At the 2000 census,[13] there were 10,476 people, 4,229 households and 2,901 families living in the town. The population density was 298.5 inhabitants per square mile (115.3/km2). There were 4,985 housing units at an average density of 142.1 per square mile (54.9/km2). The racial makeup of the town was 98.04% White, 0.18% Black or African American, 0.11% Native American, 0.85% Asian, 0.01% Pacific Islander, 0.18% from other races, and 0.62% from two or more races. Hispanic or Latino people of any race were 0.51% of the population.

There were 4,229 households, of which 33.2% had children under the age of 18 living with them, 56.9% were married couples living together, 9.1% had a female householder with no husband present, and 31.4% were non-families. 26.7% of all households were made up of individuals, and 13.8% had someone living alone who was 65 years of age or older. The average household size was 2.44 and the average family size was 2.97.

View of the Perkins Farm c. 1910

Age distribution was 25.6% under the age of 18, 4.2% from 18 to 24, 27.3% from 25 to 44, 25.8% from 45 to 64, and 17.2% who were 65 years of age or older. The median age was 41 years. For every 100 females, there were 87.2 males. For every 100 females age 18 and over, there were 82.1 males.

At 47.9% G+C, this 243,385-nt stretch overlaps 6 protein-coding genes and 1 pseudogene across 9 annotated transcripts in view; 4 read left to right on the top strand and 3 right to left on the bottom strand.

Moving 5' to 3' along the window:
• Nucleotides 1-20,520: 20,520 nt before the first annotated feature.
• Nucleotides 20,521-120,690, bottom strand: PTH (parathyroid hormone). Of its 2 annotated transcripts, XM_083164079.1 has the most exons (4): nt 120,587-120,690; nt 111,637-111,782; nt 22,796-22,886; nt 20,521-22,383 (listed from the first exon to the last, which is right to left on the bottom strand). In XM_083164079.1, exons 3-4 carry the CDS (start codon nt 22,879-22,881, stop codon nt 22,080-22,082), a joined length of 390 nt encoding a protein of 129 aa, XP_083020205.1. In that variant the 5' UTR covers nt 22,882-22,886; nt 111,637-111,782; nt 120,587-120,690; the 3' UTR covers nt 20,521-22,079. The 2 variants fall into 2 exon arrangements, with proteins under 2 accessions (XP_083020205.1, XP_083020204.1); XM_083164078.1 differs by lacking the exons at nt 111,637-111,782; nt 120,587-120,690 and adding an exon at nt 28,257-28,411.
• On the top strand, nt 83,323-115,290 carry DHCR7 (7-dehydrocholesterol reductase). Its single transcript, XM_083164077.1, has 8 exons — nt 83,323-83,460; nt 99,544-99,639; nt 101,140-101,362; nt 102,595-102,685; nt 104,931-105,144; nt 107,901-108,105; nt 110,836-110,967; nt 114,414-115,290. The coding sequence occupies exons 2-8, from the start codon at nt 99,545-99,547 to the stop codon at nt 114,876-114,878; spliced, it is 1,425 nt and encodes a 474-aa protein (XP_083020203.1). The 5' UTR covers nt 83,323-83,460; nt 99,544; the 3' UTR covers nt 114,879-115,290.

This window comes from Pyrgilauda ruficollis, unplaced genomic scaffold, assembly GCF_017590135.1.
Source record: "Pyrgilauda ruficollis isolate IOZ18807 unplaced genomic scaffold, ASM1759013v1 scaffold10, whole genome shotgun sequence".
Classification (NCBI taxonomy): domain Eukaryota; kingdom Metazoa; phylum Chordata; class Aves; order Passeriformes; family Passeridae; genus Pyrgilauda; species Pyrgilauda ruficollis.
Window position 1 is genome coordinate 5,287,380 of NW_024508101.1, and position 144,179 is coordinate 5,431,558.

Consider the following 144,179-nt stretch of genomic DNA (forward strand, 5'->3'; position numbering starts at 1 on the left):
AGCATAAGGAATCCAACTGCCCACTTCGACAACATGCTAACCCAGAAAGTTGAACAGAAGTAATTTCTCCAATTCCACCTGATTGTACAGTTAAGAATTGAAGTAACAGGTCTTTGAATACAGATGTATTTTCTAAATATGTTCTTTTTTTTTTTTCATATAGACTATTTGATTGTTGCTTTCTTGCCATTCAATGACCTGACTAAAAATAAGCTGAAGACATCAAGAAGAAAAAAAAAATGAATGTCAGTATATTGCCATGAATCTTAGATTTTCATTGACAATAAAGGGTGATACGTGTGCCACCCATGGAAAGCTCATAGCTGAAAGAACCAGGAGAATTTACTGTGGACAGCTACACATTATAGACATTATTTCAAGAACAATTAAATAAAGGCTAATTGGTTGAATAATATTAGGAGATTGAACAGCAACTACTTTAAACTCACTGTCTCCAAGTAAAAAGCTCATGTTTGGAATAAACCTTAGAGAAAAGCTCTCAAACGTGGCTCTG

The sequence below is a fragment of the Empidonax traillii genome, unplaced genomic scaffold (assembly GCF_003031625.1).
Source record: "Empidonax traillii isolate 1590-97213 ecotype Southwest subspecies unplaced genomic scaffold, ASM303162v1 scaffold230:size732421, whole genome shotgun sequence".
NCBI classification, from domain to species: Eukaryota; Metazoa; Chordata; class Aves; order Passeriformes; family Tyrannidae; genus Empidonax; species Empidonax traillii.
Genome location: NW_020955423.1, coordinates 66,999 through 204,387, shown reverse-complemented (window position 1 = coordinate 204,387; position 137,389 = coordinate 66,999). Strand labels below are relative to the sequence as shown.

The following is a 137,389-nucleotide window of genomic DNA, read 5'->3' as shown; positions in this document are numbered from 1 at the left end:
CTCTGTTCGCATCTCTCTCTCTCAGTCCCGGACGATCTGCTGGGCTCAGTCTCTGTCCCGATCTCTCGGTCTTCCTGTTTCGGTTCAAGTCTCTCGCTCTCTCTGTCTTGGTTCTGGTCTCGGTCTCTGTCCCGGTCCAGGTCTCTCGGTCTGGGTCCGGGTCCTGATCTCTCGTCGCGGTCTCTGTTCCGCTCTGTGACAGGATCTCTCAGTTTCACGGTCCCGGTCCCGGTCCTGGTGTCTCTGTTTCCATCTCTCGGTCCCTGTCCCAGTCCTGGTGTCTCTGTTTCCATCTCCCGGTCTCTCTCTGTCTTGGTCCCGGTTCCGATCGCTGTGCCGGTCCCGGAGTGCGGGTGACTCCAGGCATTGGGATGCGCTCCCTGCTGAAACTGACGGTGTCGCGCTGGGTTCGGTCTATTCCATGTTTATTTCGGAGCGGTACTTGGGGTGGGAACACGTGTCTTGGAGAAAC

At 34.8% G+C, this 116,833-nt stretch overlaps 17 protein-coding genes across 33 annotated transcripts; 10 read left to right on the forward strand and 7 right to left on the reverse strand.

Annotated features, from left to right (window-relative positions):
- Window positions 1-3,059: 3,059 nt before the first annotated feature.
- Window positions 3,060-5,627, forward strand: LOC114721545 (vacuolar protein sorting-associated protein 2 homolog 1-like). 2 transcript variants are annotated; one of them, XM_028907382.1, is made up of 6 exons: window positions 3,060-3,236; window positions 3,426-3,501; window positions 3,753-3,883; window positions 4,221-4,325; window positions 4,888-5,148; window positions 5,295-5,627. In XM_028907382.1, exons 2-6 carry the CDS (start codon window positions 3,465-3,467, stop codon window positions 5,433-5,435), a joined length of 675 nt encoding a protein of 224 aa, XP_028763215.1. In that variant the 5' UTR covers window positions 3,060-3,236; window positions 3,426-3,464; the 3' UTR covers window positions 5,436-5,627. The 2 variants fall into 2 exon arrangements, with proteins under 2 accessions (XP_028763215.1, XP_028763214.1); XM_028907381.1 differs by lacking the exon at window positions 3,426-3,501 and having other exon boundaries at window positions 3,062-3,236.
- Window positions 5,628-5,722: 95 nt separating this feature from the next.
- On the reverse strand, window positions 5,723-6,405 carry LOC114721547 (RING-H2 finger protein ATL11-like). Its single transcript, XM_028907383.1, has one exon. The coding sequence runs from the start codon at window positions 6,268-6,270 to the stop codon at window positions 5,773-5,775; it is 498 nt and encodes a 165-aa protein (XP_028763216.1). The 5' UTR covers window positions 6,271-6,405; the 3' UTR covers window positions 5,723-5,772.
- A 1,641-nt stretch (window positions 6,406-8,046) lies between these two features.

The median household income was $50,914, and the median family income was $59,712. Males had a median income of $42,417 versus $25,788 for females. The per capita income for the town was $26,181. About 2.9% of families and 4.2% of the population were below the poverty line, including 3.3% of those under age 18 and 3.5% of those aged 65 or over.


The headquarters for the natural health-care product manufacturer Tom's of Maine is located in Kennebunk. Many residents commute to Portland, or out-of-state to New Hampshire, or Massachusetts.[6]